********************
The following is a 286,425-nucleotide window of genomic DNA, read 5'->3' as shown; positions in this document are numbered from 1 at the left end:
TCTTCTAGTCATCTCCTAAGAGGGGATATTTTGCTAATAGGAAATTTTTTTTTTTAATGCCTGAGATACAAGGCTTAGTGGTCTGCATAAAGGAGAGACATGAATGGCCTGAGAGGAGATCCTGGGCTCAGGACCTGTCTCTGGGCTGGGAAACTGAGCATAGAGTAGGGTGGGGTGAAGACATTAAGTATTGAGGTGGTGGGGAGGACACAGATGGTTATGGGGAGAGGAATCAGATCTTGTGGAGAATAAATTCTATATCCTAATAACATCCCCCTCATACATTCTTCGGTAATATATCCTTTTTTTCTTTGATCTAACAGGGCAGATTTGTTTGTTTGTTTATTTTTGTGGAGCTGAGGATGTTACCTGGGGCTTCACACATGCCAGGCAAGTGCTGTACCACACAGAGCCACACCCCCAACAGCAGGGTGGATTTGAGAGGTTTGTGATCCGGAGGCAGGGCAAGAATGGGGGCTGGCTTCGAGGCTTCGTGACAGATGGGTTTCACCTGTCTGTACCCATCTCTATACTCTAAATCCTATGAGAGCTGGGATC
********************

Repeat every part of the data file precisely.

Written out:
The following is a 286,425-nucleotide window of genomic DNA, read 5'->3' as shown; positions in this document are numbered from 1 at the left end:
TCTTCTAGTCATCTCCTAAGAGGGGATATTTTGCTAATAGGAAATTTTTTTTTTTAATGCCTGAGATACAAGGCTTAGTGGTCTGCATAAAGGAGAGACATGAATGGCCTGAGAGGAGATCCTGGGCTCAGGACCTGTCTCTGGGCTGGGAAACTGAGCATAGAGTAGGGTGGGGTGAAGACATTAAGTATTGAGGTGGTGGGGAGGACACAGATGGTTATGGGGAGAGGAATCAGATCTTGTGGAGAATAAATTCTATATCCTAATAACATCCCCCTCATACATTCTTCGGTAATATATCCTTTTTTTCTTTGATCTAACAGGGCAGATTTGTTTGTTTGTTTATTTTTGTGGAGCTGAGGATGTTACCTGGGGCTTCACACATGCCAGGCAAGTGCTGTACCACACAGAGCCACACCCCCAACAGCAGGGTGGATTTGAGAGGTTTGTGATCCGGAGGCAGGGCAAGAATGGGGGCTGGCTTCGAGGCTTCGTGACAGATGGGTTTCACCTGTCTGTACCCATCTCTATACTCTAAATCCTATGAGAGCTGGGATC